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    Final presentation martin show Final presentation martin show Presentation Transcript

    • The Venetian Arsenal
      The First Factory in the World
      Greg Martin
    • The Venetian Arsenal
      As in the Arsenal of the Venetians
      Boils in winter the tenacious pitch
      To smear their unsound vessels over again
      For sail they cannot; and instead thereof
      One makes his vessel new, and one recaulks
      The ribs of that which many a voyage has made
      One hammers at the prow, one at the stern
      This one makes oars and that one cordage twists
      Another mends the mainsail and the mizzen…
      Dante, The Divine Comedy
    • Table of Contents
      History of the Venetian Arsenal
      Pre-Industrial Conditions
      Early Management
      Management Transitions
      Management Structure
    • Table of Contents
      Functional Areas
      Worker Structure
      Shipbuilding Capabilities
      Arsenale Capabilities
      Comparison to Other Nations
      Side Benefits
      Shipbuilding Improvements
    • Introduction
      The Venetian Arsenal was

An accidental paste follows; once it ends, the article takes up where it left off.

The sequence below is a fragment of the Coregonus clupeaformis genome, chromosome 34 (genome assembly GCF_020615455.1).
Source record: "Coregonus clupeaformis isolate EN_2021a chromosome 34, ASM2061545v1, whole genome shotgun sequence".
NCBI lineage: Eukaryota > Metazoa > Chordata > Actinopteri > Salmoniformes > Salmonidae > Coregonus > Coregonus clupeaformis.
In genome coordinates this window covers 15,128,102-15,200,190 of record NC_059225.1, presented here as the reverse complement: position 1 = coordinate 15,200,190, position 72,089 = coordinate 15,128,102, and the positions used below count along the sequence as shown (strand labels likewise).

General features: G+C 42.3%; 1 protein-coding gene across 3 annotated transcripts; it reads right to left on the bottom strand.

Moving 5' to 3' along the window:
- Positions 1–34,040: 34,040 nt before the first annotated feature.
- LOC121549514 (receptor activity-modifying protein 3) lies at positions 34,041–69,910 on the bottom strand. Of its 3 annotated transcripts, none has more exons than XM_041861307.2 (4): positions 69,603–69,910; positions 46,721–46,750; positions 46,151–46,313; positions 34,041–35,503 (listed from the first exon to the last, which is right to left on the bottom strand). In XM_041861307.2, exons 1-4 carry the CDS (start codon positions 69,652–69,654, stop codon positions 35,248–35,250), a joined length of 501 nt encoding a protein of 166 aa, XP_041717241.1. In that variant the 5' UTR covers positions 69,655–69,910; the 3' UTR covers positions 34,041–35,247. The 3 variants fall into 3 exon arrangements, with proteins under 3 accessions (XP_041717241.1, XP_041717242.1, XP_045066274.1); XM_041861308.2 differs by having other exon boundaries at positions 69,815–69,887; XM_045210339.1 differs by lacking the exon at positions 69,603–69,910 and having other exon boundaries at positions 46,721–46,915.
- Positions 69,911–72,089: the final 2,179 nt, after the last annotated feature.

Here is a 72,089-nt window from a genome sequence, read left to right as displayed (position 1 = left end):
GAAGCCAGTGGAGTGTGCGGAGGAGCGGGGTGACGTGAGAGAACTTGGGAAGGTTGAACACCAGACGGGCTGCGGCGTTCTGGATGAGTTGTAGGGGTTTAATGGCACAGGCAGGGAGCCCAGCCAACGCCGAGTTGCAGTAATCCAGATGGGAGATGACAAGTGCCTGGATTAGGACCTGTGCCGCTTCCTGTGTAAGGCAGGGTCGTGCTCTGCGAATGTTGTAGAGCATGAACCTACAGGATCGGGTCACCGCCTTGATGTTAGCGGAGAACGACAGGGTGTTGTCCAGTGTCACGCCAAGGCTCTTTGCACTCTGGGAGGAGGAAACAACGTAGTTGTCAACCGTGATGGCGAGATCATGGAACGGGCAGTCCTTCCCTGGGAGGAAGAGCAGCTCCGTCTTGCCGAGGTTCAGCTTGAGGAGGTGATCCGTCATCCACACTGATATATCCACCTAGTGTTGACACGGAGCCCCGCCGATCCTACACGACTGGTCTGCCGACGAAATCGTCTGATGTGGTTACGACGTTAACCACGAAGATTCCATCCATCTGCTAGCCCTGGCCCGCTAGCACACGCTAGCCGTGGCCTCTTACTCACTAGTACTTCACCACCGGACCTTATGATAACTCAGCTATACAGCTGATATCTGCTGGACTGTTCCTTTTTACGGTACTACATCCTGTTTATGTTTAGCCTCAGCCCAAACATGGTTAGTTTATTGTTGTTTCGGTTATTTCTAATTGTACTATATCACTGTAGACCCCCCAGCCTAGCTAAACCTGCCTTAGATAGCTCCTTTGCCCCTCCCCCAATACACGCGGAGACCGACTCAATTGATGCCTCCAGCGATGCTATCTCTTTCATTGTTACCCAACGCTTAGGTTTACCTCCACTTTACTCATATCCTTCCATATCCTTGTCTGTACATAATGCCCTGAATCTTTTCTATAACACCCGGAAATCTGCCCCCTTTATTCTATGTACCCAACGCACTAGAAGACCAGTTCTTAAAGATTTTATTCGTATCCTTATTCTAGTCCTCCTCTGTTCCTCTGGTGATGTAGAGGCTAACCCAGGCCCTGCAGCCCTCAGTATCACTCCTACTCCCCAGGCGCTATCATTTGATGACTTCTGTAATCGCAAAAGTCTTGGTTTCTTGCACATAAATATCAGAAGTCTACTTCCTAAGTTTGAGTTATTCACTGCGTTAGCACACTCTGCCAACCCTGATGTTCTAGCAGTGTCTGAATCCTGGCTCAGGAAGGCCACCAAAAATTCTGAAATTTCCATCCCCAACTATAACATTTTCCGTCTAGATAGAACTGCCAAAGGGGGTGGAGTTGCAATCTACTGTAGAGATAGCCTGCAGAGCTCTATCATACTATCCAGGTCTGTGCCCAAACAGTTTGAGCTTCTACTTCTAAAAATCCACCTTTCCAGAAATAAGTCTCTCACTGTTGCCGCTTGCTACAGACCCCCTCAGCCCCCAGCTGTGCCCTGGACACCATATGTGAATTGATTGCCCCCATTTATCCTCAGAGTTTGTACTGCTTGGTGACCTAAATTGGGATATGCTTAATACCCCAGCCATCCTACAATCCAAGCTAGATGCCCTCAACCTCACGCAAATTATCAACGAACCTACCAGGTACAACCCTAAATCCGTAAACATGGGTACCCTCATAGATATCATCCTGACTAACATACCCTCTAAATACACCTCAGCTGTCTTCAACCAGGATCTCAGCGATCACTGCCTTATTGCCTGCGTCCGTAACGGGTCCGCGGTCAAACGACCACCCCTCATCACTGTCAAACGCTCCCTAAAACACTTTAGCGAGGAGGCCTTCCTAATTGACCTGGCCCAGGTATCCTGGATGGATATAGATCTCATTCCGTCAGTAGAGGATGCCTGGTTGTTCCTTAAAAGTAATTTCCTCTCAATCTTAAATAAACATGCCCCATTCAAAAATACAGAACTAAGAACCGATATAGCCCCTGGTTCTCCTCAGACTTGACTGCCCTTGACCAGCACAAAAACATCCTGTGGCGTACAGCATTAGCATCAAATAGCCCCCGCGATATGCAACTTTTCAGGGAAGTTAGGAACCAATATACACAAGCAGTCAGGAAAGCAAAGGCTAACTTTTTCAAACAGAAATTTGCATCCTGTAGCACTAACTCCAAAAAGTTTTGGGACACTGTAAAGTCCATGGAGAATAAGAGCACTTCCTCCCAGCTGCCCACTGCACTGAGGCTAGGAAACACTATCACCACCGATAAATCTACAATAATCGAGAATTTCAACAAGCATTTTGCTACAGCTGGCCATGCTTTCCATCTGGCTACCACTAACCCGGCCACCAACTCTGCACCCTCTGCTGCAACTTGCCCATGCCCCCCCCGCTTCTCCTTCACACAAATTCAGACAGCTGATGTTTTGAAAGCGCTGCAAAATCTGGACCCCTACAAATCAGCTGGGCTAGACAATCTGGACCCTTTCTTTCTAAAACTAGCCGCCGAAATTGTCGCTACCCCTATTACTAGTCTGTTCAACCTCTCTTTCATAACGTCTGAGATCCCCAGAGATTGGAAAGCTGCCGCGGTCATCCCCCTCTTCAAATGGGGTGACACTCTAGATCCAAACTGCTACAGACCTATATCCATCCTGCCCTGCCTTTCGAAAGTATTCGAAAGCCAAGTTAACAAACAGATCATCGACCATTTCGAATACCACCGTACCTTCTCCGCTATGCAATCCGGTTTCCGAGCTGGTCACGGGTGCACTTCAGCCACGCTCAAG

a precursor to the Industrial
      Age factory. Tiered
      management organization
      allowed different trades to
      work together on projects, and
      this allowed the creation of
      interchangeable and standardized
      components and ensured Venice’s
      dominance of the Mediterranean in the
      medieval period.
    • Pre-Industrial Conditions
      Europe used the craft system and guild system
      Lack of specialists
      Items generally manufactured by the end user
    • Arsenale
      Arsenale created in 1104
      Largest industrial complex in Europe prior to the Industrial Revolution
      Mainly used to maintain privately-built ships
      Different areas of the Arsenal each produced a particular prefabricated ship part or other maritime implement
      Allowed all items required for shipbuilding and outfitting to be kept at one location
    • ArsenaleNuovo
      ArsenaleNuovo began in 1320
      Expanded greatly the workyards and storeyards of the older Arsenale
      Final changes made to the management and work structure
      Major munitions depot
      Capable of outfitting and producing a fully equipped merchant or naval vessel in less than one day
    • Early Management
      Managed by a group of noblemen patrons
      Board of Patroni served as logistics officers
      Provided communication between shipbuilders or local artisans
      Eventually formed a
      a single entity
      composed of the
      multiple shipbuilding
    • Management Transitions
      Power shifted to Protomaestri (foremen) and one Ammiraglio (Admiral)
      Noblemen Patroni became advisers and financers
      Master tradesmen became salaried managers with large stakes in the Arsenale
      Government forbade these employees from working elsewhere
    • Management Structure
    • Functional Areas
      Shipwrights composed the major portion of personnel in ArsenaleNuovo
      Maintained exclusive forest to provide lumber for hulls, planks, masts, and spars
      Over 8,000 personnel employed by the shipwright masters
    • Functional Areas